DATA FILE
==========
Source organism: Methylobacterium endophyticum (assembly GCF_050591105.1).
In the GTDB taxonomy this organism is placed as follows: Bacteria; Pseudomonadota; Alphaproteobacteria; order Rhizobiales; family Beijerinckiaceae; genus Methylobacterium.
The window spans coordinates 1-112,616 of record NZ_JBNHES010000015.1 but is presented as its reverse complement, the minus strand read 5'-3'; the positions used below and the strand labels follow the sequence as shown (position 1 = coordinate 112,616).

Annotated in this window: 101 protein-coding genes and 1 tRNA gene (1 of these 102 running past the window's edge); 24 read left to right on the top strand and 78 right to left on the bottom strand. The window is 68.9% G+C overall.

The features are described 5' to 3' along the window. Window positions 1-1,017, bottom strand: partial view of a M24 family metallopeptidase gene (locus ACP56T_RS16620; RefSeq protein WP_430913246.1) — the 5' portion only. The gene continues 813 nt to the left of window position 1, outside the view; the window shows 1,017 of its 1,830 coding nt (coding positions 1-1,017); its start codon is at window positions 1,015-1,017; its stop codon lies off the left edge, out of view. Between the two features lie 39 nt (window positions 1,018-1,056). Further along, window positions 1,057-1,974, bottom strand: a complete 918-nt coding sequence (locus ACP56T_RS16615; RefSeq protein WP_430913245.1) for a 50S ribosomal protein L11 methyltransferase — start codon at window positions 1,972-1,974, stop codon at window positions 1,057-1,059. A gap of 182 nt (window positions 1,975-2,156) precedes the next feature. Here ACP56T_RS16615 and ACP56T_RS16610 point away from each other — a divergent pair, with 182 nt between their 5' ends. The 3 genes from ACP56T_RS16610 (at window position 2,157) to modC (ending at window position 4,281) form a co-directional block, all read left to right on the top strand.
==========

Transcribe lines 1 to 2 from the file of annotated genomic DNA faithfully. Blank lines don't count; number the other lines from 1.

Source organism: Methylobacterium endophyticum (assembly GCF_050591105.1).
In the GTDB taxonomy this organism is placed as follows: Bacteria; Pseudomonadota; Alphaproteobacteria; order Rhizobiales; family Beijerinckiaceae; genus Methylobacterium.